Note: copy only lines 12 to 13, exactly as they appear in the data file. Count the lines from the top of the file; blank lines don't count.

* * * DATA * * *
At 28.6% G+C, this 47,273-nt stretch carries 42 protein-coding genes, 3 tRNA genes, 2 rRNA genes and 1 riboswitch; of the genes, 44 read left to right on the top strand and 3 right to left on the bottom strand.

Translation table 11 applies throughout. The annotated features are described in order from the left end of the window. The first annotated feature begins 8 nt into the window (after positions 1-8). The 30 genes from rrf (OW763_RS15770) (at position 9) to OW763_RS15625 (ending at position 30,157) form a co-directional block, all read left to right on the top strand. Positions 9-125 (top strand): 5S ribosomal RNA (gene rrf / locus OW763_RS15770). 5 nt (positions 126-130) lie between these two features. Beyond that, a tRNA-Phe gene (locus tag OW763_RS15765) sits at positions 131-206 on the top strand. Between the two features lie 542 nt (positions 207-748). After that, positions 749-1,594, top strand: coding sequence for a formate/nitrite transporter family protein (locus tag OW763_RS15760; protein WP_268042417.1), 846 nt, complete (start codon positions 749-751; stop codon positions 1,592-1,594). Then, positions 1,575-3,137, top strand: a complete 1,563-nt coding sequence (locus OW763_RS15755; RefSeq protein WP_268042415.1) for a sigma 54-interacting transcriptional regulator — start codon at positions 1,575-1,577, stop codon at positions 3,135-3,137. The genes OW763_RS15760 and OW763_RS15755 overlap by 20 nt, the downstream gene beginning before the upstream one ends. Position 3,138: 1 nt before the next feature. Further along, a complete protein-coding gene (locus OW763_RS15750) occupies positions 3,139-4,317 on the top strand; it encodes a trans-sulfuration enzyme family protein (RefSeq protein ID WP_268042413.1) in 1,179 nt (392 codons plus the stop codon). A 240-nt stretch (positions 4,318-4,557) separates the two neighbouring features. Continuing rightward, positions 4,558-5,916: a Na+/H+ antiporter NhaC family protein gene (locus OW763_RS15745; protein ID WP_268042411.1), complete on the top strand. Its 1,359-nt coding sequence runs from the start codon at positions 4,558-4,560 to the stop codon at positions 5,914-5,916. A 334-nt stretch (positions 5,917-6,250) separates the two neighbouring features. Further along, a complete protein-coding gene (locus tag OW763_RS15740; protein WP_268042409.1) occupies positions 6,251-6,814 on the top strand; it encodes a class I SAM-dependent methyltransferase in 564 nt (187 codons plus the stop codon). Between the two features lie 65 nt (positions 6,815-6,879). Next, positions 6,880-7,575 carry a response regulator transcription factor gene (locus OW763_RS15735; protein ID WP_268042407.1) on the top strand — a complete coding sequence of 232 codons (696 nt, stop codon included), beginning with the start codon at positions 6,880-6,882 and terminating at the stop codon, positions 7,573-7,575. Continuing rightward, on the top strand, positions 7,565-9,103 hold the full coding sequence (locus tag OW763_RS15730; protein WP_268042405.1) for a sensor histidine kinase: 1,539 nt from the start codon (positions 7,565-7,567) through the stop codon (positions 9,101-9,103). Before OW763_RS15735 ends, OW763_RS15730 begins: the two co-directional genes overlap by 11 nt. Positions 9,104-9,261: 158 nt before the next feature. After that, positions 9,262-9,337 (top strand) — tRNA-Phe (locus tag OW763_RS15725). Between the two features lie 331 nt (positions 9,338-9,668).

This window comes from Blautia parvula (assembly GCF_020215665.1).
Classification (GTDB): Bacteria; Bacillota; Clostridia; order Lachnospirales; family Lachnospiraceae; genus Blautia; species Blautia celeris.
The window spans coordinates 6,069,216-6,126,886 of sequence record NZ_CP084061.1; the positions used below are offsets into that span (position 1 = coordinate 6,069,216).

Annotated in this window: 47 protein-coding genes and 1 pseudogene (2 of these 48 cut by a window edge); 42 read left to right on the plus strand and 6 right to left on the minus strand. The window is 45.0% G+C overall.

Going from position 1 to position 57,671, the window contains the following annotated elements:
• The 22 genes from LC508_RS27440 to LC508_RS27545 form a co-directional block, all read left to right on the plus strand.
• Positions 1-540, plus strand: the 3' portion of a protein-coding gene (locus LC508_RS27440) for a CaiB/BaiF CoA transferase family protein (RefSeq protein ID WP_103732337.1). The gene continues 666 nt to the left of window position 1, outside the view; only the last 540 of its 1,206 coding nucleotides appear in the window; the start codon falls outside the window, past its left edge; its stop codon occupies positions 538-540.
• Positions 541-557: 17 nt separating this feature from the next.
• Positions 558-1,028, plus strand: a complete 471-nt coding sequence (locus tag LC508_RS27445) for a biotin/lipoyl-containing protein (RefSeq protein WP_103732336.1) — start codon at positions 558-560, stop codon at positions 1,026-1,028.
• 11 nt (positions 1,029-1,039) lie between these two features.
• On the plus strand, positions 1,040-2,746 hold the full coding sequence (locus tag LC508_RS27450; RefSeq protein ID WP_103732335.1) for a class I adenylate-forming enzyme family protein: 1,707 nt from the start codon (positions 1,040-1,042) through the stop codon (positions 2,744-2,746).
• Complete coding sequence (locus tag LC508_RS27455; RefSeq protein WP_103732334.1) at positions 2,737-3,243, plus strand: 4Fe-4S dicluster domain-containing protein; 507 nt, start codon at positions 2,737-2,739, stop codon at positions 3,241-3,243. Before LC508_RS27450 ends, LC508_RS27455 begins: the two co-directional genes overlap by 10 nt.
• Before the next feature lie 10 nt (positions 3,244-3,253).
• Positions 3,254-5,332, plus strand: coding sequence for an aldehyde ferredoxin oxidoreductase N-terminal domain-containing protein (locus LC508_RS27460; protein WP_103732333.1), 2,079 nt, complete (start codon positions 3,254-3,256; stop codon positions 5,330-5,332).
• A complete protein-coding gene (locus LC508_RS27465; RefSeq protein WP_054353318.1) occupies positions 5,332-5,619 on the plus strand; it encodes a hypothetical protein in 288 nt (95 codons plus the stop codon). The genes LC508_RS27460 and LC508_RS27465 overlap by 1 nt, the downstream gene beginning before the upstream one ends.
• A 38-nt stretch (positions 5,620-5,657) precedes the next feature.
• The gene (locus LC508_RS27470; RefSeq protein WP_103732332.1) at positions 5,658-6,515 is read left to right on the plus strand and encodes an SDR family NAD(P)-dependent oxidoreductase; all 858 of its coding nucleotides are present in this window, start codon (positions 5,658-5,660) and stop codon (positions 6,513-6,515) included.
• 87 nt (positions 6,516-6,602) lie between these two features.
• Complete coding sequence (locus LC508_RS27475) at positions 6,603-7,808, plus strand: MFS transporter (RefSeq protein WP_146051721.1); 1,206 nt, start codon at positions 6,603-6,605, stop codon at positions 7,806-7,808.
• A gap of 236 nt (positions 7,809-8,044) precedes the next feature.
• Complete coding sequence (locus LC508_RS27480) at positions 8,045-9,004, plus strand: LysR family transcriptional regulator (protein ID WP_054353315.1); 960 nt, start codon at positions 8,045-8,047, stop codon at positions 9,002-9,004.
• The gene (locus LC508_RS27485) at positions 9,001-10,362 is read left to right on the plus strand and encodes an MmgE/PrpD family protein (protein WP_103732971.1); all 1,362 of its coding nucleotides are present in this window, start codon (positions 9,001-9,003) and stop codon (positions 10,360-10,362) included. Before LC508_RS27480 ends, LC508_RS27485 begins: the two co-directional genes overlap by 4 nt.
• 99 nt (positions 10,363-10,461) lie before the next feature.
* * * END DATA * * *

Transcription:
• 11 nt (positions 1,029-1,039) lie between these two features.
• On the plus strand, positions 1,040-2,746 hold the full coding sequence (locus tag LC508_RS27450; RefSeq protein ID WP_103732335.1) for a class I adenylate-forming enzyme family protein: 1,707 nt from the start codon (positions 1,040-1,042) through the stop codon (positions 2,744-2,746).